By Lou Harned, guest writer for CNNC
The UNCG Center for New North Carolinians neighborhood community centers provide a springboard to success for refugees. The Glen Haven Community Center, now celebrating its 15th year, is a shining example.
So is Vung Ksor.
Vung, CNNC’s Refugee Health Coordinator, vows Glen Haven transformed her life.
“As a new arrival, I would want to have someone like me to connect the family,” she says.
Arriving as refugees from Vietnam to Greensboro in 2005 proved difficult for Vung’s family. As Montagnards, Vung’s family is part of a group of people from the Highlands of Vietnam who fought alongside the U.S. troops during the Vietnam War. For decades afterward, they faced punitive treatment by the government. Vung’s father along with hundreds of other men fled Vietnam to escape ethnic and religious persecution. He sought asylum in Cambodia and came to America, where his family later joined him. Because Vung’s father was already here, Vung and her mother and sister had no contact with resettlement agencies when they arrived.
“There were no resources that we knew of in the community,” she says. At age thirteen, Vung lived with her family in a tiny apartment with no heat. As with most refugees, the language barrier proved a potent obstacle for necessities such as enrolling in school or even procuring a small space heater.
Vung says her life was transformed when they relocated to the Glen Haven apartment complex. Staff and volunteers at the community center offered critical services including tutoring, art, cultural activities, organized groups, and vital socialization. Vung and her sister treasured their time at the center.
“It was like my second home! I felt less isolated,” says Vung.
Glen Haven bridged the gap between the faraway life where Vung began and that of a completely new country, language, culture, climate, school and home.
Growing up in Vietnam, school was not available to her until the age of ten, when she joined a newly-established government kindergarten in her village. Her mother sold evergreen shrubs, also known as Indian Laurel, which enabled them to buy school supplies. So strong was Vung’s desire to learn, she didn’t mind standing out as the oldest student in her kindergarten class.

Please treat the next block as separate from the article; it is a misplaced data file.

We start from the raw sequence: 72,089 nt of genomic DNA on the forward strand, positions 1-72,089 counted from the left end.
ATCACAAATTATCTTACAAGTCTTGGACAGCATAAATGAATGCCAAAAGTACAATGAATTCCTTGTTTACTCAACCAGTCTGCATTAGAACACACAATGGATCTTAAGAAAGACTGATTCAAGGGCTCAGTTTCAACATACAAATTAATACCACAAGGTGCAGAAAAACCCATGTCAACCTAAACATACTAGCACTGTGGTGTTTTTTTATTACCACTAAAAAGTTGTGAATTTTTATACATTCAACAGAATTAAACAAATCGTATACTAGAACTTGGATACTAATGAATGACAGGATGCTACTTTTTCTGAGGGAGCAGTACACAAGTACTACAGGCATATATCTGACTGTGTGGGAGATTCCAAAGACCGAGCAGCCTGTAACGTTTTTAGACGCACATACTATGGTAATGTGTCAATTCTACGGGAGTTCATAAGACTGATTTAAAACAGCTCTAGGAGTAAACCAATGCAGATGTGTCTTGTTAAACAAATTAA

The village had no running water – no electricity. Her mother depended on Vung’s help foraging for food, carrying water, hiking to distant mountains for bamboo, cooking the family meals, and caring for her sister.
Years later in America, Vung’s perseverance would pay off as she spent approximately three years learning English when she first arrived. By the time she was a junior in High School she was confident enough to apply for college. Her hard work and drive earned her scholarships and a degree from Guilford College in 2017.
She is quick to credit the community center with her success. “Glen Haven changed everything!” she says.
She aspired to be a nurse. However, her time during college as a Bonner Scholar student volunteering with the Newcomer School and the Glen Haven Center steered her instead toward serving refugee communities. She was passionate about providing the same support and encouragement she once received. She joined the CNNC staff in 2017.
“This job is crucial,” Vung stresses. “Even people who have been here since the late 1980s still have many needs.”
In her staff role, Vung works as a liaison between refugees’ medical needs and health care resources. The CNNC Immigrant Health Access Project’s staff of seven makes referrals, provides interpreters for 15 different languages, assists with Orange Card enrollment for the uninsured, and helps manage appointments and follow-up care. The Cone Health Foundation funds the project, which principally collaborates with Cone Community Health and Wellness, Cone Internal Medicine, Renaissance Family Medicine, and the Cone Congregational Nurse program.
“This is a great resource for immigrants, refugees and providers. It’s a blessing that I’m back here doing what I love to do!”